Water tests look for high levels of copper, lead

-A A +A
By Gabriel Vasquez

In accordance with state code, a random sample of residents in Los Alamos with homes built prior to 1983 will have their water tested in mid-June for elevated levels of copper and lead.

Because most homes built pre-1983 came with industrial strength “original piping,” there is a possibility that corrosion of interior plumbing may lead to elevated levels of copper and lead, and consequently contaminate a homeowner’s water source.

The testing, required by the New Mexico Department of Health, occurs every three years.

In 2005, the Los Alamos County Department of Public Utilities determined that there were no significant levels of either copper or lead in the water of Los Alamos homes.

“We had our water tested in accordance with the 2005 testing program and found that our water and pipes were well within the limits,” study participant Joan Boudreau said.

Allison Majure, spokeswoman for public relations at the Los Alamos Public Utilities Department, said that the testing is offered to local residents as a community service, and that if dangerous levels of copper and lead were to be found, it would be up to the homeowner to correct the problem.

“It would be their responsibility to mitigate the situation since it’s on their private property,” Majure said.

However, Majure said the chances of that occurring are very unlikely, considering that a majority of the homes tested in 2005 showed no detectable signs of either element, and the few that did were well below the range of the EPA’s acceptable limit.

The testing is set to take place in mid-to-late June, and a sufficient number of homeowners and tenants have already been recruited to participate in the study.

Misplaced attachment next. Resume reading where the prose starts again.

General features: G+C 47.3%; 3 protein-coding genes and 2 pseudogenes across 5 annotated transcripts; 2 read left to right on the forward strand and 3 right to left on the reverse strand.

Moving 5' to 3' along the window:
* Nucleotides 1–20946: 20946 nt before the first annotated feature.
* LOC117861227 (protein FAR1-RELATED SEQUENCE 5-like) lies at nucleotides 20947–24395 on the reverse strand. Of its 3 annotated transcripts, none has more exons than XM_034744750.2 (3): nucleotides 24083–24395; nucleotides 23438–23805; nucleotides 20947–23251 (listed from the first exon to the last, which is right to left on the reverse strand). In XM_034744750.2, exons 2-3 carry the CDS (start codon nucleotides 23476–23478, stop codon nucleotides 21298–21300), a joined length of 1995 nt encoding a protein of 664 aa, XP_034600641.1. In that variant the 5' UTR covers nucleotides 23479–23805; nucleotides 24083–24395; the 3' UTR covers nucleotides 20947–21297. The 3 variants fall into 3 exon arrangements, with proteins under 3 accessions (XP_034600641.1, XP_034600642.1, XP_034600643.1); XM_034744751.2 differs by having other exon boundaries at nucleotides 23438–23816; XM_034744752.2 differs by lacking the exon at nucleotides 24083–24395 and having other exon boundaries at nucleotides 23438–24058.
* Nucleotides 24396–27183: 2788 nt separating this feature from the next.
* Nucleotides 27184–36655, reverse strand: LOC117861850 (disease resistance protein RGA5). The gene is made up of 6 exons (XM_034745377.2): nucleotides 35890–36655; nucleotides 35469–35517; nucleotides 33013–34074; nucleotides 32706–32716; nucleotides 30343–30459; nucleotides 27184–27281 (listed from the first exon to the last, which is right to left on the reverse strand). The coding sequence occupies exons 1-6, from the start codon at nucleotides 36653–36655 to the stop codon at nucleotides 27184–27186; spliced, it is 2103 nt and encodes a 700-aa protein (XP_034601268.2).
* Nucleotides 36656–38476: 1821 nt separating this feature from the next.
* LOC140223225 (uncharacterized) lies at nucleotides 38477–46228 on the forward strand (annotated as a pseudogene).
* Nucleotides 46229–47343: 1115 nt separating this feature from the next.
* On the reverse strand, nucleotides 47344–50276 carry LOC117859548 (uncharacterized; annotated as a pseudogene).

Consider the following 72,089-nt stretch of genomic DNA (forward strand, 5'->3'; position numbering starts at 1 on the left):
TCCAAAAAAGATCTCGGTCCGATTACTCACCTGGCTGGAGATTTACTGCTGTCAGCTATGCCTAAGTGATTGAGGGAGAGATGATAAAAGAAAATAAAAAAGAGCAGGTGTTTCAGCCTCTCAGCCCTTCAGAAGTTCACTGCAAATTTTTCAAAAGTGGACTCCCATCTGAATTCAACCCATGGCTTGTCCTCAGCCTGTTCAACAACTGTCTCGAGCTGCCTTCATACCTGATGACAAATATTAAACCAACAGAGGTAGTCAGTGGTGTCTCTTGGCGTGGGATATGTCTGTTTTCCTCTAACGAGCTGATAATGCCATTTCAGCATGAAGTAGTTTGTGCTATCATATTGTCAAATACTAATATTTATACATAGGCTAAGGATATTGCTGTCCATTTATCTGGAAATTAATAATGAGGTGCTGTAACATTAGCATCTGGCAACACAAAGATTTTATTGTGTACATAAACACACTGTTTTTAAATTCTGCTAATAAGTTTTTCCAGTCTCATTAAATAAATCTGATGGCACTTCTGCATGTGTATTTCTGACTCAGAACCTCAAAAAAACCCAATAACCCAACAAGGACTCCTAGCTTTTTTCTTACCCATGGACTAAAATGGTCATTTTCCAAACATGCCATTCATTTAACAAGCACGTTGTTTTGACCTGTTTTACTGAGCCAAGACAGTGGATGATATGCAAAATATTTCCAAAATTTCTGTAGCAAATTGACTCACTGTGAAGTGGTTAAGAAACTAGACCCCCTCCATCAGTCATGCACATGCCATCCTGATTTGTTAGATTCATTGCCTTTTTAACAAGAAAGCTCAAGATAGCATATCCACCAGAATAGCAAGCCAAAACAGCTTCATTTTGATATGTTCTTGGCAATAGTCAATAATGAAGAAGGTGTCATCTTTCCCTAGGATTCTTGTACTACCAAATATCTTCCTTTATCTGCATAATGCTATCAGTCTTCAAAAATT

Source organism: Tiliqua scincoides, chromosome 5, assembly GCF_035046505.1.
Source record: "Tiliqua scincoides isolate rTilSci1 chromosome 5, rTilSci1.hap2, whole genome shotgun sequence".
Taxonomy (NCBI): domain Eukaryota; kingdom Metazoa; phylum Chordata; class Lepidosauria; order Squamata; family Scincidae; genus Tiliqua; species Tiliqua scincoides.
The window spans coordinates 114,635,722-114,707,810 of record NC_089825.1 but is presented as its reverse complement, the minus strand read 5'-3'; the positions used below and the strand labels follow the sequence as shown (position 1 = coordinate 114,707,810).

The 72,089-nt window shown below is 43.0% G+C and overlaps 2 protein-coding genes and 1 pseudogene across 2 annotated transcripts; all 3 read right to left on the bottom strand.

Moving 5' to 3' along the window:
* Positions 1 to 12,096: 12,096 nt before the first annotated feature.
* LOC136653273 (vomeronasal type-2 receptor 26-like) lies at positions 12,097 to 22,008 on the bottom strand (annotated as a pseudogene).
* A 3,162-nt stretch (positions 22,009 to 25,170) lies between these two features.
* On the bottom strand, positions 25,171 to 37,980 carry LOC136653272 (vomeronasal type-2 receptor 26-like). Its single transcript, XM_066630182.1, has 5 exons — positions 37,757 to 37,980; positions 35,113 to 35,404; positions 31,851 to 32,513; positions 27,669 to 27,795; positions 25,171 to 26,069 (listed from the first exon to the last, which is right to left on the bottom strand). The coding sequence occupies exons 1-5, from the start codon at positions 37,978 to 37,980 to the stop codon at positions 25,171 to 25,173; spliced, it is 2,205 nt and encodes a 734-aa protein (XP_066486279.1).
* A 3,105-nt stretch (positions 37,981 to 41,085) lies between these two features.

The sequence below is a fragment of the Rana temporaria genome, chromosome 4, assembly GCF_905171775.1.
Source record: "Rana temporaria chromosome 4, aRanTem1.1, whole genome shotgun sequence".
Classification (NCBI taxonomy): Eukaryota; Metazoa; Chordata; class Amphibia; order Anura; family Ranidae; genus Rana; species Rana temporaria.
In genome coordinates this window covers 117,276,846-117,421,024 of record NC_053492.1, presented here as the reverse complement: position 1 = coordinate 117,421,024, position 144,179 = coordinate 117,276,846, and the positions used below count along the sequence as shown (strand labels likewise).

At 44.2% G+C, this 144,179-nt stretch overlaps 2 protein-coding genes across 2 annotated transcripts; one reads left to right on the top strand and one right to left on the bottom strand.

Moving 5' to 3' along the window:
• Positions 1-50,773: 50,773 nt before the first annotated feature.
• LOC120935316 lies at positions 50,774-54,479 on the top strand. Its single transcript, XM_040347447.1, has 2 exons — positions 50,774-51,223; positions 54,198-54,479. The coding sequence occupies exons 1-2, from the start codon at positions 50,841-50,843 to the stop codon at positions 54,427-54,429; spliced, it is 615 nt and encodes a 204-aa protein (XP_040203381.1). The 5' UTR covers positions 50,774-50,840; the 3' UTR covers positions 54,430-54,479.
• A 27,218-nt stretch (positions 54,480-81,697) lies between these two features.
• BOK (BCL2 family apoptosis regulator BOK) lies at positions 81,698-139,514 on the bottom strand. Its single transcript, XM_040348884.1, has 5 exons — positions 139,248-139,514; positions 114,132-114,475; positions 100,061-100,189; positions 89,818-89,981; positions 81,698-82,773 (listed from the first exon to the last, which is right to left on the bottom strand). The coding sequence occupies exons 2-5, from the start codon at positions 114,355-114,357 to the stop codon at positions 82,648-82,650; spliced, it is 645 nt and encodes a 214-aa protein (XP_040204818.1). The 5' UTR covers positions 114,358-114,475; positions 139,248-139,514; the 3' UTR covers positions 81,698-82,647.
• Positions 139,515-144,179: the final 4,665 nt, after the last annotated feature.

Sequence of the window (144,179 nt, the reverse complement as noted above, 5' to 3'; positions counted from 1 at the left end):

Pete Padilla, environmental compliance officer for the county of Los Alamos, said the process is simple, and that homeowners chosen to participate should expect to receive a testing kit that consists of a collapsed, plastic water bottle and a set of detailed instructions.

“Taking the water sample and having it picked up by utilities’ staff was a simple and straightforward process,” Boudreau said.

Homeowners are instructed to limit the use of water prior to testing the next day, so that water may collect in the pipes overnight and a more accurate sample can be taken.

The utilities department then picks up the sample the same day and mails it to the scientific laboratory division of the Department of Public Health. Results usually return around August or September.

“The drinking water here is very clean,” Padilla said.

Other cities in New Mexico have not fared so well. In 2006, the City of Las Cruces Utilities Department released a water quality report that listed a concentration of uranium above the New Mexico Drinking Water Standard. An excess of alpha emitters was also recorded.

“Exposure to uranium in drinking water may result in toxic effects to the kidney,” the report states. “Some persons who drink water containing alpha {particle) emitters in excess of the MCL over many years may have an increased risk of getting cancer.”

In Los Alamos, no elevated levels of uranium, arsenic, chromium, fluoride or alpha emitters have been found, according to the county’s drinking water quality report, although a lawsuit was filed in February of this year against Los Alamos National Laboratories by community organizations that claimed the lab “knowingly contaminated ancestral water,” and cited violations of the Clean Water Act directly attributed to LANL.

“We have joined forces to hold LANL accountable for more than 60 years of contamination that now threatens our future drinking water supply,” said Brian Shields of Amigos Bravos in a February news release.

According to the Department of Health, New Mexico regions with historically problematic water systems include Hidalgo, Luna, Socorro and Roosevelt counties, which have all had at least one microbiological violation in the past ten years.

A full copy of the complaint against LANL is available at www.amigosbravos.org/lanl.php.